Over the past few years we have become obsessed with quick fixes or wellness fads, putting our bodies through many rapid dangerous hacks. We’re looking to social media influencers for our information, accepting their promises with little to no research for ourselves, even though we are all made up differently. Social media has helped create a “showing off” culture and it is getting larger by the day. We are running off with promises of a new, better body and life with someone else’s pictures.

Time itself seems to have changed – our 24-hour clock is going at warp speed and we feel the pressure of it’s never ending increasingly loud ticking. The glowing promise of quick results. What damage is being done to our bodies, both physically and mentally? What are the implications for our relationship with food and/or exercise? We need to take our time to make the changes our bodies need not rush them through the process with false promises of dropping 10 dress sizes in 12 weeks. Quick fixes may seem to work fast but they are not sustainable. They do not fix the internal argument that some have daily with our food choices or exercise commitment. Wellness fads play to our vulnerabilities and may increase our anxiety, especially our desire to be accepted as part of a group, and can potentially create an unhealthy body image, a life of comparing and self-criticizing.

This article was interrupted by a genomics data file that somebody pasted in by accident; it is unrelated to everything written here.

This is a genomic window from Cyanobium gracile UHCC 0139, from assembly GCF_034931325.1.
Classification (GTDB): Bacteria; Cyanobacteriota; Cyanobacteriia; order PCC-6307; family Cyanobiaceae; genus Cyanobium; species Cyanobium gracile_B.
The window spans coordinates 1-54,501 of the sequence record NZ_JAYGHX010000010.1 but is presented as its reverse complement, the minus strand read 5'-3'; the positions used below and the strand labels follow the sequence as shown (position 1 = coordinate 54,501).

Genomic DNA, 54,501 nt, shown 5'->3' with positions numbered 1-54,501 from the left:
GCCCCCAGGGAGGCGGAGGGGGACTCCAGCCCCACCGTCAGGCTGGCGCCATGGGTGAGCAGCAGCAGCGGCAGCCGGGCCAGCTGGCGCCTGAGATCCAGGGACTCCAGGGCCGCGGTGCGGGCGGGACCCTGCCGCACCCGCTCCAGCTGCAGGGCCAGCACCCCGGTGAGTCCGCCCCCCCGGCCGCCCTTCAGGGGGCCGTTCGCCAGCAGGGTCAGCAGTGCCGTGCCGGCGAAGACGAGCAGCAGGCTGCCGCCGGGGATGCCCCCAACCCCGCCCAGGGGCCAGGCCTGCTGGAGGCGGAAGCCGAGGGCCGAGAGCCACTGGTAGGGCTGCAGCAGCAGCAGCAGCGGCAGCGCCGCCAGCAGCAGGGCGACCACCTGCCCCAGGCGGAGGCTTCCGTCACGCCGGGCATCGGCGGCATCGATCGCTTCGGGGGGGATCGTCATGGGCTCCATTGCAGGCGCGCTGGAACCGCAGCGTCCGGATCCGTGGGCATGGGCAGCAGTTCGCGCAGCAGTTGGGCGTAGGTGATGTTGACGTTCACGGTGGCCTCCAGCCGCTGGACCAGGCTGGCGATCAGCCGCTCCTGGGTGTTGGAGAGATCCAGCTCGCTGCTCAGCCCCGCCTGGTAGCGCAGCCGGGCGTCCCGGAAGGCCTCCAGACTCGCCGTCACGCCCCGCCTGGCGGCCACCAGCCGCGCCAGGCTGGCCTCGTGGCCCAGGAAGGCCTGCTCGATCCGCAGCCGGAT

So, we need to work on the way we think about food and the choices we make around nourishing our bodies so they can function as they are meant to. Work on the way we commit to moving for 30 minutes a day to helps us both physically and mentally. Work on our sleep so that our bodies can restore and recover, this is where the magic happens. Work on our stress management effectively through relaxation/meditation techniques. Most importantly work on you and your own bodies needs slowly, continuously and informatively. Let’s get this nailed once and for all …… a healthy happy life free from compare Kx